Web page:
Some Bright Moments, Present and Past, with Guitarist and Music Educator Bill Boris
By Jeff Cebulski
All it takes is a reference, you know, to get a person to dig deep into the well of jazz. In the process of interviewing Bill Boris, guitar instructor, leader of various ensembles at Columbia College, and leader on a new trio CD, Bright Moments, Boris mentions the influence of Pat Martino, the iconic player who visited our city last year with his organ companion, Pat Bianchi, to play at the Jazz Showcase.
So now I am writing with Martino’s first album as a leader, El Hombre, in the background. Having missed “early” Martino, before the tumor surgery. that left him a music amnesiac for a while, this album is a revelation, not just as an introduction to the underappreciated organist Trudy Pitts, but also as a bridge to influential players of the 70’s, someone who was operative while I was being taken into that jazz well by people like Larry Coryell and John McLaughlin.
A conversation with Boris, who is an Associate Professor at Columbia College, its Coordinator of Guitar Studies, and the director of the Progressive Rock Ensemble and the Fusion Ensemble, becomes a trip down memory lane for this baby boomer, who was introduced to the guitar-organ pairing via the progressive rock days: The Allman Brothers (Duane and Gregg), Santana (Carlos and Greg Rolie), The Doors (Krieger and Manzarek), and the live “Voodoo Chile” on Electric Ladyland with Hendrix and Winwood, with nods to Al Kooper and Garth Hudson, who played in bands with guitarists, and maybe early Deep Purple (“Hush”). And my jazz interest was fueled by the 70’s fusion extension following Miles’ excursion into jazz/rock, including McLaughlin’s seminal works with Larry Young and Jan Hammer and John Abercrombie’s joining Hammer for the Timeless album.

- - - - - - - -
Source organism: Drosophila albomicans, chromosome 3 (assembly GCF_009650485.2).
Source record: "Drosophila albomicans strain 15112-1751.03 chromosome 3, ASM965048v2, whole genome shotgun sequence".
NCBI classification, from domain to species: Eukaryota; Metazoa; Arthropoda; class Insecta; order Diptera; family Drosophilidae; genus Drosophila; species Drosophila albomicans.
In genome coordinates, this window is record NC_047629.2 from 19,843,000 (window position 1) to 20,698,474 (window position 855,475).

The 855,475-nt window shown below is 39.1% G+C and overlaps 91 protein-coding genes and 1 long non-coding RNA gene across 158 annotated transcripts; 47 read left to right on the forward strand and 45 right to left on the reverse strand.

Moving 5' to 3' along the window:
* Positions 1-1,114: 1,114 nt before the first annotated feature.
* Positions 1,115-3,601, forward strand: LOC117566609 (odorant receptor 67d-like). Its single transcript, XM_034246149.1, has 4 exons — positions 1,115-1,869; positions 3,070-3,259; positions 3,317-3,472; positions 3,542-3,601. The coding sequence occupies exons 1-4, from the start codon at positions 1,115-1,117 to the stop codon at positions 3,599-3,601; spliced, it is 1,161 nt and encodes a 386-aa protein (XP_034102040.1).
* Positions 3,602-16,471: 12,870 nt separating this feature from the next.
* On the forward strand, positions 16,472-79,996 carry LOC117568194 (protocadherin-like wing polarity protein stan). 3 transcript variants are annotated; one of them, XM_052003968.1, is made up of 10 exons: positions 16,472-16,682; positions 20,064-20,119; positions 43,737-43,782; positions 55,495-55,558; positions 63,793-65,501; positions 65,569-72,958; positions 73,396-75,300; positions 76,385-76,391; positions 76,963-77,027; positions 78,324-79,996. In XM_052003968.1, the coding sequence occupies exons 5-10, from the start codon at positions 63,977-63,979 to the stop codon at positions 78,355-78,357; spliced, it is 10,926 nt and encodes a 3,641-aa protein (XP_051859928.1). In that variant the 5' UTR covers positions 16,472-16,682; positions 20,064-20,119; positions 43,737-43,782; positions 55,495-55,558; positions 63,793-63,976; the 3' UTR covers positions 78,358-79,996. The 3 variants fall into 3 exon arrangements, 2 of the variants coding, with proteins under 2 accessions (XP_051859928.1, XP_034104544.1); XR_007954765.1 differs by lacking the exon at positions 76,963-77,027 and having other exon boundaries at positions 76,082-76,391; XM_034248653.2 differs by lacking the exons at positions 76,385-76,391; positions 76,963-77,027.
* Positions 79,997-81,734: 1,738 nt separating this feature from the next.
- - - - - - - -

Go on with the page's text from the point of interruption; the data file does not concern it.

This was a fruitful time for the young Boris: “My chops did evolve from rock playing. My interest was at first the Beatles, then Jimi Hendrix, and Mike Bloomfield. In high school I played guitar in a horn band that played Chicago and Blood, Sweat and Tears. Learning these tunes required some harmonic understanding so I started to learn about harmony by figuring out these tunes. Then, I heard George Benson, Freddie Hubbard and others on a radio station in Chicago. I first heard all the Creed Taylor records. I couldn't believe how great George played - then I started trying to learn jazz. I was around 17.
“I love all the music of the late 60's and 70's. There was a radio station in Chicago that played Stevie Wonder—Music of My Mind is one of my favorite albums—Donny Hathaway, The Crusaders, Larry Carlton, Steely Dan, and Freddie Hubbard. Also, in the early 70's I started to listen to John Coltrane and Charlie Parker and Miles. With Miles, it was his electric music like Bitches Brew. I actually saw Miles in a small club in Boston in the early 70's and that was a memorable experience. Also, I really loved Pat Martino. Pat has been to Columbia three times and is a wonderful person, very warm. I really loved all the music of this time and didn't consider labels or categories. It was the music of that time period which reflected American culture.”
So we Boomers learned about jazz ‘backwards’: when Steely Dan and The Jazz Crusaders began to show up on FM playlists together, we were introduced to Carlton, Steve Khan, Dean Parks, and Al DiMeola. While Coryell and Sonny Sharrock bridged the gap for Hendrix fans, the others moved us to check out the real provocateurs—Wes Montgomery, Grant Green, Kenny Burrell, Joe Pass, Jim Hall, and George Benson. (Martino, those days, was listened to by actual guitarists, not us air guitarists.) And some of them recorded with organ players of repute like Jack McDuff, Jimmy Smith, and Melvin Rhyne (and, as I now discover, Ms. Pitts).
The guitar-organ tradition has carried on as Martino paired with Pat Bianchi (after a period with Joey DeFrancesco), the late Abercrombie with Dan Wall, Peter Bernstein with Larry Goldings and Mike LeDonne, and Jonathan Krisberg with Dr. Lonnie Smith (as evidenced during last year’s jazz festival).